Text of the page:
In the Adelaide hills, rose plants are being put in large enclosures (cages) to protect them from the possums. My mother-in-law calls the possums “those furry bastards” because they savage all her plants (and thirst after roses) even though she planted some natives specifically for them. She blames the population explosion on the people that feed them bread and honey – if you don’t bring an offering, they bite your feet through the sandals. I guess toes can look pretty appetising, like human sausages with a little ridge cap nail on the end. A delicacy.
I love these striped Floribunda-type roses – they remind me of carnation experiments at Questacon. When I was little, a science fair had them all lined up, each stem sucking up different colours to change the petals. The best rose-lust blog is Rosomanes by Masha.
There is something poetic and Magritte-like about keeping a rose in an aviary, like a songbird with clipped wings.
There is a lot of development in the Adelaide Hills area, so this is removing one structure for possums (gum trees with delectable blossoms) and replacing it with a new structure for the plants (rosy gaol), all so that we can have a new structure for people (houses in an area where they can admire what’s left of the “natural” scenery). As Lindy Stacker (wildlife care volunteer) says, “People wouldn’t have noticed possums 50 years ago because they had a habitat,”.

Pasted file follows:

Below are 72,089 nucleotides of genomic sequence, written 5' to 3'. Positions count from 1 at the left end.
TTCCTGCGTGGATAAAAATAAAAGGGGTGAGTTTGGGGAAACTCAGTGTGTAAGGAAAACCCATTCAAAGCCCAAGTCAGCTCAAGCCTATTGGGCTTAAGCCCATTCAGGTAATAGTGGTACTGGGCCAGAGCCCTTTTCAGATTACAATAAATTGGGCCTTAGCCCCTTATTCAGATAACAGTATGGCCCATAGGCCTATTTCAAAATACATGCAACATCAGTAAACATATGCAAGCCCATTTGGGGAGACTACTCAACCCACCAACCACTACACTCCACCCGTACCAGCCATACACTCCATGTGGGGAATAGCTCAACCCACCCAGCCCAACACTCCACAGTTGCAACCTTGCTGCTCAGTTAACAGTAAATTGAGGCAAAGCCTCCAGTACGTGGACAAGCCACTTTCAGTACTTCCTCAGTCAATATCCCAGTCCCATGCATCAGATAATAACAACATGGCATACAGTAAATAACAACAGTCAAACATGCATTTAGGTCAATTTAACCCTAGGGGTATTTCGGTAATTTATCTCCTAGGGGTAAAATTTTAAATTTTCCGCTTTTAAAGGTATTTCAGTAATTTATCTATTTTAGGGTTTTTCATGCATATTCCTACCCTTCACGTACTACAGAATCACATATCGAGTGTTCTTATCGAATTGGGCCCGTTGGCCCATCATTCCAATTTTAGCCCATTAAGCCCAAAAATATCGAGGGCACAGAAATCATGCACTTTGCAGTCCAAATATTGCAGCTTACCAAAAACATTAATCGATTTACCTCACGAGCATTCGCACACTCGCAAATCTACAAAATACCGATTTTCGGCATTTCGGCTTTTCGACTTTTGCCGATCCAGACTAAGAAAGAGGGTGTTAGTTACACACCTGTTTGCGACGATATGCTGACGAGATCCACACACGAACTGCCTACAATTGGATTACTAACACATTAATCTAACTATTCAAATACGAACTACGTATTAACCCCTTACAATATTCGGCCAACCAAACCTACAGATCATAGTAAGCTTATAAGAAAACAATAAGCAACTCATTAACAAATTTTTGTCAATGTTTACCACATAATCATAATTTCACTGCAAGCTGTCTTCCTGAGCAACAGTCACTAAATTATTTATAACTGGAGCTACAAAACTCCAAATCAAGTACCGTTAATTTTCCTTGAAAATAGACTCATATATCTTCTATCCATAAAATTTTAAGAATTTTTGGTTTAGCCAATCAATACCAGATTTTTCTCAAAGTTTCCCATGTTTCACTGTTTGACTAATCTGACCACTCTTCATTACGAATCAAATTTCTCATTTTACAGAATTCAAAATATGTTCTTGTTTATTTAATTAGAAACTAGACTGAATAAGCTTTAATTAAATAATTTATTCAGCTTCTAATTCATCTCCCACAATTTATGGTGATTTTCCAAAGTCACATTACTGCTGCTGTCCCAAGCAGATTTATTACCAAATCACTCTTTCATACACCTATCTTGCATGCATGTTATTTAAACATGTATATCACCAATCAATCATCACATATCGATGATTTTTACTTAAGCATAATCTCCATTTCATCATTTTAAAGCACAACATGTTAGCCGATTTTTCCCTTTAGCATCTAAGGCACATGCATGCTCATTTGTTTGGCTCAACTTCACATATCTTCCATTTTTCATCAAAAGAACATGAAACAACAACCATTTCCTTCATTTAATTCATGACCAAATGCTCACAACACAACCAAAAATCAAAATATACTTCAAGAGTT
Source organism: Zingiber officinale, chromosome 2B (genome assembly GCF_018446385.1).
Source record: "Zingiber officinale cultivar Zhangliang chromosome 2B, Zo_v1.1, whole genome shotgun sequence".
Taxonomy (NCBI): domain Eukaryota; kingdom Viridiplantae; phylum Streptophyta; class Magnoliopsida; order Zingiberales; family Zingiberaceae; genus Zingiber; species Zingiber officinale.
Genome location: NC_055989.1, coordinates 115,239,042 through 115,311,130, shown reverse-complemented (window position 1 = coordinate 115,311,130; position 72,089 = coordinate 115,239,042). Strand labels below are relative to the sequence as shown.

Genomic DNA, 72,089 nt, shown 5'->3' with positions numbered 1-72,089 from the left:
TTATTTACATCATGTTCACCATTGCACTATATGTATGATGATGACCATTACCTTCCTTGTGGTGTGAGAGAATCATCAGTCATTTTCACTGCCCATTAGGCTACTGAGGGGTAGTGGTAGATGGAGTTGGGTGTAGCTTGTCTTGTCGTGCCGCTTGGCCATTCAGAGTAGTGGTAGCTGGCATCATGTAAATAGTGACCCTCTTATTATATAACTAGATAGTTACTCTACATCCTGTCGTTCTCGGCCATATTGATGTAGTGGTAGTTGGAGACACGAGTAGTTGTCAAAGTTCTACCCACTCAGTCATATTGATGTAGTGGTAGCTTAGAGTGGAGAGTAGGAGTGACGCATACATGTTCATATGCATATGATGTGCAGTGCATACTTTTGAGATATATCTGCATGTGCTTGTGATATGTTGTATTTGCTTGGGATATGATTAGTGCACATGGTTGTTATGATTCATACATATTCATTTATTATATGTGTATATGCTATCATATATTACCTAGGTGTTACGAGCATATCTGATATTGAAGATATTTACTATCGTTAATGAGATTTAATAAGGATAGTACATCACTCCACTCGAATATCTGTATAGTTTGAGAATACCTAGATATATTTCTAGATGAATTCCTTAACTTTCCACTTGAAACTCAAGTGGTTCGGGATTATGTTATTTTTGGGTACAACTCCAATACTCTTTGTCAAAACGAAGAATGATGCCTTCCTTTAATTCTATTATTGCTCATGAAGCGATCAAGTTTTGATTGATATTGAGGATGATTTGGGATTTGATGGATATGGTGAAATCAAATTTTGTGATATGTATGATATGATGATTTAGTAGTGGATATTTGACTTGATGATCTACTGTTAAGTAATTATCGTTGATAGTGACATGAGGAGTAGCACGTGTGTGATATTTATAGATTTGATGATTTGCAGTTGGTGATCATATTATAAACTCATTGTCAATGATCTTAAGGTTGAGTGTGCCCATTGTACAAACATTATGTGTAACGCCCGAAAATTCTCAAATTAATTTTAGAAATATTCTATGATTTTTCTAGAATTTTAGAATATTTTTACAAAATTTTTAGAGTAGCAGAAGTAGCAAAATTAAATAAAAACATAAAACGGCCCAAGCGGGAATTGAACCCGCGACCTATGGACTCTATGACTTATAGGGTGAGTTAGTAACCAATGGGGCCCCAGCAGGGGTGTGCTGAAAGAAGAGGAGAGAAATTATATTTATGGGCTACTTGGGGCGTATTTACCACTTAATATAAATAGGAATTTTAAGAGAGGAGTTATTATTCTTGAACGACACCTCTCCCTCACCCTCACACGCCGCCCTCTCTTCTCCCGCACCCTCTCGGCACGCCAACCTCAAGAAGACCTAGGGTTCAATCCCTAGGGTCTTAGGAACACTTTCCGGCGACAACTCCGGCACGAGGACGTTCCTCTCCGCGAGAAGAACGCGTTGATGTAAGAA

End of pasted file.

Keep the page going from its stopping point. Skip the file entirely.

One of my friends fosters orphaned or injured possums. In Canberra this is through ACT Wildlife (go to their site to donate), but other Australian states/territories have different arrangements and organisations. There are some useful tips from RSPCA ACT and TAMS.
I was surprised to see that possums even like the taste of Andrew Bolt’s garden:
“Having a curtain of flowers turned into a ghastly skeleton has broken my heart…”
(Bolt, A. (2012, June 25). Cracking from paws and effect. Herald Sun, p. 13. Retrieved from Factiva.
A life and death sentence for delicious roses (and possums).